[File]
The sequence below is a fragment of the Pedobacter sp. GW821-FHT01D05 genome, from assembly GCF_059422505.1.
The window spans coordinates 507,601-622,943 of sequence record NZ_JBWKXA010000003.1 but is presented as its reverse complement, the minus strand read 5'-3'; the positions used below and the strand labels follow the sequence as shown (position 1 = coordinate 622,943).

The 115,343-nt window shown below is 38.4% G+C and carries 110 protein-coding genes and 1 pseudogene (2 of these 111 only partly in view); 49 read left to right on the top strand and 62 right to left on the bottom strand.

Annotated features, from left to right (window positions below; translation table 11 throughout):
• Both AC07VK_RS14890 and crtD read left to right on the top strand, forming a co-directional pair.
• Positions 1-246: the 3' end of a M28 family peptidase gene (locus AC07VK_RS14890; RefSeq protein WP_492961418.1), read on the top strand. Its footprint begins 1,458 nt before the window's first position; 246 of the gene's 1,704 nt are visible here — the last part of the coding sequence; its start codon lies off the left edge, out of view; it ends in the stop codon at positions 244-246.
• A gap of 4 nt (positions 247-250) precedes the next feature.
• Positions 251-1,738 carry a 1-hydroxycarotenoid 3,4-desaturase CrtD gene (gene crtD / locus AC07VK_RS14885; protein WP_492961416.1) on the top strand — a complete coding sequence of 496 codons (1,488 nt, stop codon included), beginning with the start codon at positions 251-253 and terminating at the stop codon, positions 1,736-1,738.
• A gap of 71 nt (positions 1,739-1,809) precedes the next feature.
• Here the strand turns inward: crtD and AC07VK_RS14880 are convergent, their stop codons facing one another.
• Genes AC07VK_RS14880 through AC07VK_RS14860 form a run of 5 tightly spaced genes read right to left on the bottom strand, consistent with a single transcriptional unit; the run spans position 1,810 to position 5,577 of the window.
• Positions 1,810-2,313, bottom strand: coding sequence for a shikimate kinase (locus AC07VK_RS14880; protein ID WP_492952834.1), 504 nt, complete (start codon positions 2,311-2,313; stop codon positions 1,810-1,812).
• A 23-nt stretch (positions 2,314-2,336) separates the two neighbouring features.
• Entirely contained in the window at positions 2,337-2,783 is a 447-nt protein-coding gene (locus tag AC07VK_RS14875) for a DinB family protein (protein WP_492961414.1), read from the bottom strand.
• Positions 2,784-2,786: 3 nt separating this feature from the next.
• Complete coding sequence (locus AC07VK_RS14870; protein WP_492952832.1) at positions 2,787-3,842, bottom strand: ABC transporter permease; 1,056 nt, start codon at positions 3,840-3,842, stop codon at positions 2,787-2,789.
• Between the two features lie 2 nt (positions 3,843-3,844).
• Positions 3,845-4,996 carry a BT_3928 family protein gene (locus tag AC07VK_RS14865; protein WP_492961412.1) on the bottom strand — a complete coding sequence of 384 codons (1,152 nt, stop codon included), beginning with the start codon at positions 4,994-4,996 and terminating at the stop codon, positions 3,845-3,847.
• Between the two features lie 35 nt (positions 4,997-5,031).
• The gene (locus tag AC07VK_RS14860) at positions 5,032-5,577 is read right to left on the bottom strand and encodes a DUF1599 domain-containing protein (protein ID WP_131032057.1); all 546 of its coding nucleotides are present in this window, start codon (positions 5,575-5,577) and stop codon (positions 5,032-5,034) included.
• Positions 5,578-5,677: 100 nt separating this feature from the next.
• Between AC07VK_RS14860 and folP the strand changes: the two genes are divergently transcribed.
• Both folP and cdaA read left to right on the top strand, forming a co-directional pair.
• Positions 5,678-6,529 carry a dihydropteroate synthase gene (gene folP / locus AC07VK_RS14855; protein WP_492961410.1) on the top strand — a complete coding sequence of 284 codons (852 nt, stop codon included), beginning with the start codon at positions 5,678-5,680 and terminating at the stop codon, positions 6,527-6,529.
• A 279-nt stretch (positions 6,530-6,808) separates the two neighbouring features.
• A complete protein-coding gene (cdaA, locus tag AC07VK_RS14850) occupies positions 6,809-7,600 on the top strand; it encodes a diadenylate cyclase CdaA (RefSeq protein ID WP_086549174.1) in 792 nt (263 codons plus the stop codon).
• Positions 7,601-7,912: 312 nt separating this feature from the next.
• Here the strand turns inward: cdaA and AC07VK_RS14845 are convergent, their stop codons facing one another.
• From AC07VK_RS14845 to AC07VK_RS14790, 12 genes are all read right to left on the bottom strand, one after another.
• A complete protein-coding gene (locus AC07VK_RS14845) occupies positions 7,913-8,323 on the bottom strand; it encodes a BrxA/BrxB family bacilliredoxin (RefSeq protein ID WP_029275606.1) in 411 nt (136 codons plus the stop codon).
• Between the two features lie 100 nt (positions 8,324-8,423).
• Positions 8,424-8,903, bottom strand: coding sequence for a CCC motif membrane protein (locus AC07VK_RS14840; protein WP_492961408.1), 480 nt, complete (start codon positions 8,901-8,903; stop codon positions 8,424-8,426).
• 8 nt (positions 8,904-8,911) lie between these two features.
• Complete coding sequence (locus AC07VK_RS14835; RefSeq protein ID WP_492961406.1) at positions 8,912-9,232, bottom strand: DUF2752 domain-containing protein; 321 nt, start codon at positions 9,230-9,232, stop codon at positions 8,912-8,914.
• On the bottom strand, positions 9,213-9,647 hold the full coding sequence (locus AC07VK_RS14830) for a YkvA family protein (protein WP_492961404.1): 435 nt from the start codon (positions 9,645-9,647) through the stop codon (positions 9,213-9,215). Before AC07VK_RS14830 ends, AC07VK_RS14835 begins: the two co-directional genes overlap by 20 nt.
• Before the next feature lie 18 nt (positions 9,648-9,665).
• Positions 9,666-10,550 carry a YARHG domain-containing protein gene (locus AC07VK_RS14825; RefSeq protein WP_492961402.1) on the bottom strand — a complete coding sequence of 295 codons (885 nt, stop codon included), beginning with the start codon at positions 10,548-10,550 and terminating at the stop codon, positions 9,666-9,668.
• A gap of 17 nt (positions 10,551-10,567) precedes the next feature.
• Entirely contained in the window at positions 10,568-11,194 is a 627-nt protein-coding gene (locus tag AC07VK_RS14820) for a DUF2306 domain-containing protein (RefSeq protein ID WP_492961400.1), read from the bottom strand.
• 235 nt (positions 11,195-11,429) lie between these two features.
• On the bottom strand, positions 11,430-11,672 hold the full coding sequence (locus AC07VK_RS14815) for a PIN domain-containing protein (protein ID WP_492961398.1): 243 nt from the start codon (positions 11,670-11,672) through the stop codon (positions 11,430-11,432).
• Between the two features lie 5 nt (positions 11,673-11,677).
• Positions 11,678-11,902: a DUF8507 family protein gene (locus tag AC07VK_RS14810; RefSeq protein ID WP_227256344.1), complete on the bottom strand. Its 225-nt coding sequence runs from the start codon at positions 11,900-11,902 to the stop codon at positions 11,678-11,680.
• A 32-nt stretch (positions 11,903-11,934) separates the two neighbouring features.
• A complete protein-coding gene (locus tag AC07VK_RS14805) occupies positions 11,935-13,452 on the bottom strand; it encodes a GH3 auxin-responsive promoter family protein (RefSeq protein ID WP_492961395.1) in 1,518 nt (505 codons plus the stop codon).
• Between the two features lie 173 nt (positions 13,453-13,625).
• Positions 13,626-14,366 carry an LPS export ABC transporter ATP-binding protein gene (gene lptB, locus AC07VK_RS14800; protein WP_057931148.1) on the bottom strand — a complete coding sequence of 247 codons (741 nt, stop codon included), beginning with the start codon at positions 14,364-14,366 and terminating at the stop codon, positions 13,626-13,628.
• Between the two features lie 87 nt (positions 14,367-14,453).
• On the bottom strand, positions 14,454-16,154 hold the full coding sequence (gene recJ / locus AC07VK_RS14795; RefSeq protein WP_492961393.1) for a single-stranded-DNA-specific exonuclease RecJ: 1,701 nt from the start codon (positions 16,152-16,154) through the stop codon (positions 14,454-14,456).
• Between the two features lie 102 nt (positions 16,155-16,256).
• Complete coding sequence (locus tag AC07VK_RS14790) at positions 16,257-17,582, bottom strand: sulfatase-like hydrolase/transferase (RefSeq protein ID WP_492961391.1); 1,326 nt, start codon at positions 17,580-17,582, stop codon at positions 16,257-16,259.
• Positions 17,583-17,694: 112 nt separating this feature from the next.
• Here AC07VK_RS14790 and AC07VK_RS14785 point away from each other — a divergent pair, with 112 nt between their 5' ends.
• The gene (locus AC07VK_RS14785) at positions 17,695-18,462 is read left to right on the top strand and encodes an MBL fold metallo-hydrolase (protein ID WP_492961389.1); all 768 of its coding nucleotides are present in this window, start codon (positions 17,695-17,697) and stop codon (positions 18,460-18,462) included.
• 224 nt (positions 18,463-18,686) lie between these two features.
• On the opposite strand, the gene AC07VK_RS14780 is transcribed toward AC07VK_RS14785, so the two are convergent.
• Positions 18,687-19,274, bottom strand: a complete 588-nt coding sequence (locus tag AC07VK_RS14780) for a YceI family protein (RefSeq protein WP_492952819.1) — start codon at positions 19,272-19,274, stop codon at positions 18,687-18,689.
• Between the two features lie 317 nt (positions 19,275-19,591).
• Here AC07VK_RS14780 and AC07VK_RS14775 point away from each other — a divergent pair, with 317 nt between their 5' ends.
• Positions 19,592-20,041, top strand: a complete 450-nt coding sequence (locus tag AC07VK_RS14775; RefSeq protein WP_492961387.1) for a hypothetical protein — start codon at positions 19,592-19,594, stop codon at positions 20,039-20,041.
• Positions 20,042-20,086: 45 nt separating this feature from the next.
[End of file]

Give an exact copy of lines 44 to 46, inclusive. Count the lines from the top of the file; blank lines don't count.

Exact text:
• A 32-nt stretch (positions 11,903-11,934) separates the two neighbouring features.
• A complete protein-coding gene (locus tag AC07VK_RS14805) occupies positions 11,935-13,452 on the bottom strand; it encodes a GH3 auxin-responsive promoter family protein (RefSeq protein ID WP_492961395.1) in 1,518 nt (505 codons plus the stop codon).
• Between the two features lie 173 nt (positions 13,453-13,625).